hawksbill turtle above coral reef



Here in Indonesia we are very lucky to find 6 out of the 7 species of sea turtle. 


  • Green turtle (Chelonia Mydas)
  • Hawksbill turtle (Eretmochelys imbricata)
  • Olive Ridley (Lepidochelys Olivacea)
  • Leatherback sea turtle (Dermochelys Coriacea)
  • Flatback sea turtle (Natator Depressus)
  • Loggerhead sea turtle (Caretta Caretta). 


The Leatherback sea turtle is the largest of the species, reaching  up to 2.75 metres length and 600 – 900 kilograms weight, while the smallest sea turtle in Indonesia is the Olive Ridley weighing around 50 kilograms.  

The most commonly encountered species we come across almost every trip are the Hawksbill and Green turtle, both on the endangered list.

Despite the abundance of sightings during our trips with the high numbers we see on our trips it’s hard to believe. This is due to the great work of the Indonesian government and conservation efforts in making the trade in turtle products illegal, and designated national park areas. Which is why we are so lucky to go to some of the best destinations to see them. Our Snorkel Venture trips run to – Komodo Resort is on the Komodo National park, Siladen resort in Bunaken. Papua Explorers  in Raja Ampat and of course Misool Eco resort in the Misool sanctuary. Making any one of these trips gives you the best chance for a great turtle interaction.



Green Turtle 

 Green turtles are one of the largest sea turtles and the only herbivore among the different species. The name is due to the greenish colour of their cartilage and fat and not their shells. In the Eastern Pacific, a group of green turtles that have darker shells are called black turtles by the local community. Green turtles are found mainly in tropical and subtropical waters. Like other sea turtles, they migrate long distances between feeding grounds and the beaches from where they hatched. Classified as endangered, green turtles are threatened by overharvesting of their eggs, hunting of adults, being caught in fishing gear and loss of nesting beach sites.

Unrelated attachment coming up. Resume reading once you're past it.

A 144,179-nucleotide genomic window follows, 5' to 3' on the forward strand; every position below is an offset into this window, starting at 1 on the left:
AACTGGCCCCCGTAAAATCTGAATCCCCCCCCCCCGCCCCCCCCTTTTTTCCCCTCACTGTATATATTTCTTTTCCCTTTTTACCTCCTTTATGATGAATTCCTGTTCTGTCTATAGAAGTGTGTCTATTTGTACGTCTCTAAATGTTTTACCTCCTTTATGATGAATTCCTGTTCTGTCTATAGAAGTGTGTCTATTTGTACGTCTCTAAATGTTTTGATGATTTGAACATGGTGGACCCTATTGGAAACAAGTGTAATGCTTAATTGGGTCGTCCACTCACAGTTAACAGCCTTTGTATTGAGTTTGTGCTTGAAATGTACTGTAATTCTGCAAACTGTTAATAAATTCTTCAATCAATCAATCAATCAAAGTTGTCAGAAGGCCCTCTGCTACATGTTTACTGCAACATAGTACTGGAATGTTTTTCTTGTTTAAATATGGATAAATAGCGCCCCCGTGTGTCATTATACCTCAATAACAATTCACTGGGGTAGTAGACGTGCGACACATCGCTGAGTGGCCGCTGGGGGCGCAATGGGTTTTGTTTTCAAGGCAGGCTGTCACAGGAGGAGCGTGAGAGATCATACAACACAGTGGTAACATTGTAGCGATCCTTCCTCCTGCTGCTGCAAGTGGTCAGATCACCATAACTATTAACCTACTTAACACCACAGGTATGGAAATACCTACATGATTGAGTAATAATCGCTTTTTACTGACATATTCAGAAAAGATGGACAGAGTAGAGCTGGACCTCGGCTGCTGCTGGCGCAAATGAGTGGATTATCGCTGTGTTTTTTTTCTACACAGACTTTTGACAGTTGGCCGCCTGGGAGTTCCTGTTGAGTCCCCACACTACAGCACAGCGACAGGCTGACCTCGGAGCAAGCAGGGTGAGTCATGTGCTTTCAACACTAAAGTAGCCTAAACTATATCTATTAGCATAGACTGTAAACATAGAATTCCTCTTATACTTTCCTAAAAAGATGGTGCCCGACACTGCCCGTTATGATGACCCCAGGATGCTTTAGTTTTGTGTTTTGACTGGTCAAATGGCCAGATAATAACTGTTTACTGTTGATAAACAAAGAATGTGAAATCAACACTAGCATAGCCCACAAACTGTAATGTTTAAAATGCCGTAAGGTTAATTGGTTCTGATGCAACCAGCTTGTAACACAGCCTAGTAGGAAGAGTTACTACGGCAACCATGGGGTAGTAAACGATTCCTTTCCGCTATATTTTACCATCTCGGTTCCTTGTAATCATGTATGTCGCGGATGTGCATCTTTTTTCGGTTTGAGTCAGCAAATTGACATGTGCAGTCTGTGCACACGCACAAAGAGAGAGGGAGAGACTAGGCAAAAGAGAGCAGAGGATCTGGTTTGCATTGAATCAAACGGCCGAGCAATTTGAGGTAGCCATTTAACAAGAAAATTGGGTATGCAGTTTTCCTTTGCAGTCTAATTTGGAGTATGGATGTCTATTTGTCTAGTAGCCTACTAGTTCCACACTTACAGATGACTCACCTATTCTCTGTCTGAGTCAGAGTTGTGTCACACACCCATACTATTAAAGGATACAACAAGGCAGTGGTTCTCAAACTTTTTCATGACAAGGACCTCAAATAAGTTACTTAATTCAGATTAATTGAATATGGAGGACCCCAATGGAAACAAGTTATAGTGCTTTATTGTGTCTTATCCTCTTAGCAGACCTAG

Hawksbill Turtle:

Hawksbills are named for their narrow, pointed beak. They also have a distinctive pattern of overlapping scales on their shells that form a serrated-look on the edges. These coloured and patterned shells make them highly-valuable and commonly sold as “tortoiseshell” in markets.Hawksbills are found mainly throughout the world’s tropical oceans, predominantly in coral reefs. They feed mainly on sponges by using their narrow pointed beaks to extract them from crevices on the reef, but also eat sea anemones and jellyfish. 


A question we get asked on every trip

 “How to spot the difference between a Green and Hawksbill”

There are several main differences between the two turtles. Hawksbills have a pronounced ‘over bite’, hence the name, but this might not be obvious if the animal is swimming away from you. A more obvious series of features you can spot on the animal’s shell. Are: On Hawksbills, the edge of the shell has a pronounced saw-like outline, while the outline is much smoother on Greens. This feature is easily seen when looking down onto the animal. Another easy to see  shell difference is how the  shell sections, or scutes as they are more scientifically  known; on Hawksbills the central scutes overlap each other and are far more pointed on the edges. One last little tip for spotting the difference. If you are lucky enough to get up close and face to face. Look between the eyes. A Green turtle will have two scales between its eyes, whereas a Hawksbill will have 4.

On the subject of getting up close, How should we snorkel and behave with turtles?? Well the same as all sea creatures, we never want to disturb or touch anything. Remember wildlife reacts to the way you behave. If you stay nice and calm and relaxed, chances are the turtles will do the same. Allowing for great viewing or even photo opportunities. Giving the turtles space to swim or even more important, space to come up for air is a must.  We find that on most of  our turtle encounters, the turtles are very easy going and don’t mind the human interaction. 

About Author

Alex Lindbloom
Alex is a Snorkel Venture and Dive Safari Asia guide as well as the video and photo pros for both companies. Alex is also a field editor for a popular underwater photography magazine. Prior to joining Snorkel Venture in 2018 Alex lived and worked all over the world working as an underwater cameraman, with five of those years living/working on a yacht in Indonesia. Alex's images and videos have garnered many international awards such as Underwater Photographer of the Year and can be seen on NatGeo, Discovery Channel, the UN Building, and various magazines.